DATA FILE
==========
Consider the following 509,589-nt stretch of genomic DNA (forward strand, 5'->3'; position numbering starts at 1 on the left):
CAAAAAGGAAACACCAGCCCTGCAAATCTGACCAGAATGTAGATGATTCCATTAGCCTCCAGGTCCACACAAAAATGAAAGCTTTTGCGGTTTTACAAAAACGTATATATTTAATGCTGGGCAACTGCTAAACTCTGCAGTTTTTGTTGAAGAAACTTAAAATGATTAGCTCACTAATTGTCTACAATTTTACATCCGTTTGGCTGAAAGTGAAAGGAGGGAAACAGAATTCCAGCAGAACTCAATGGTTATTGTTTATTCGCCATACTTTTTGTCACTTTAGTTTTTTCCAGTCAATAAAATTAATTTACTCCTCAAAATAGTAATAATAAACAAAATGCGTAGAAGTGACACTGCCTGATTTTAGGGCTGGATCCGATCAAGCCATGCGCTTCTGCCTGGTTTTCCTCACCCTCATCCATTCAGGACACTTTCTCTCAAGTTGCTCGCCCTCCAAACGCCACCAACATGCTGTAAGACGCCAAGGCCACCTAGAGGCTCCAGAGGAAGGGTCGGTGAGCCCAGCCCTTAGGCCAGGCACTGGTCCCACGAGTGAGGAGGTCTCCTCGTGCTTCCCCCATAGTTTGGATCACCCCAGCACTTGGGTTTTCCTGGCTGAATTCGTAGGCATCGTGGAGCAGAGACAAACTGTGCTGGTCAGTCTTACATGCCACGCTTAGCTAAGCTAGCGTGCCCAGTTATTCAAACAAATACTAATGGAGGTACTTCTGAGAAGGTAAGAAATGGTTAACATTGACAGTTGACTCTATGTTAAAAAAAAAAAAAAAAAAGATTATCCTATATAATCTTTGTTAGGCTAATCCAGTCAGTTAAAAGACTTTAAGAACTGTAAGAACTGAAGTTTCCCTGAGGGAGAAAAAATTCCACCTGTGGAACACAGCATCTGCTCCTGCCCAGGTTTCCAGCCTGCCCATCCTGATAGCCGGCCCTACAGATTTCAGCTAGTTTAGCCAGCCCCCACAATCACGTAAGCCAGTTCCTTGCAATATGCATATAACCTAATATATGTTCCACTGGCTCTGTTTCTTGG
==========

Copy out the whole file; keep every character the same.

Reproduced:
Consider the following 509,589-nt stretch of genomic DNA (forward strand, 5'->3'; position numbering starts at 1 on the left):
CAAAAAGGAAACACCAGCCCTGCAAATCTGACCAGAATGTAGATGATTCCATTAGCCTCCAGGTCCACACAAAAATGAAAGCTTTTGCGGTTTTACAAAAACGTATATATTTAATGCTGGGCAACTGCTAAACTCTGCAGTTTTTGTTGAAGAAACTTAAAATGATTAGCTCACTAATTGTCTACAATTTTACATCCGTTTGGCTGAAAGTGAAAGGAGGGAAACAGAATTCCAGCAGAACTCAATGGTTATTGTTTATTCGCCATACTTTTTGTCACTTTAGTTTTTTCCAGTCAATAAAATTAATTTACTCCTCAAAATAGTAATAATAAACAAAATGCGTAGAAGTGACACTGCCTGATTTTAGGGCTGGATCCGATCAAGCCATGCGCTTCTGCCTGGTTTTCCTCACCCTCATCCATTCAGGACACTTTCTCTCAAGTTGCTCGCCCTCCAAACGCCACCAACATGCTGTAAGACGCCAAGGCCACCTAGAGGCTCCAGAGGAAGGGTCGGTGAGCCCAGCCCTTAGGCCAGGCACTGGTCCCACGAGTGAGGAGGTCTCCTCGTGCTTCCCCCATAGTTTGGATCACCCCAGCACTTGGGTTTTCCTGGCTGAATTCGTAGGCATCGTGGAGCAGAGACAAACTGTGCTGGTCAGTCTTACATGCCACGCTTAGCTAAGCTAGCGTGCCCAGTTATTCAAACAAATACTAATGGAGGTACTTCTGAGAAGGTAAGAAATGGTTAACATTGACAGTTGACTCTATGTTAAAAAAAAAAAAAAAAAAGATTATCCTATATAATCTTTGTTAGGCTAATCCAGTCAGTTAAAAGACTTTAAGAACTGTAAGAACTGAAGTTTCCCTGAGGGAGAAAAAATTCCACCTGTGGAACACAGCATCTGCTCCTGCCCAGGTTTCCAGCCTGCCCATCCTGATAGCCGGCCCTACAGATTTCAGCTAGTTTAGCCAGCCCCCACAATCACGTAAGCCAGTTCCTTGCAATATGCATATAACCTAATATATGTTCCACTGGCTCTGTTTCTTGG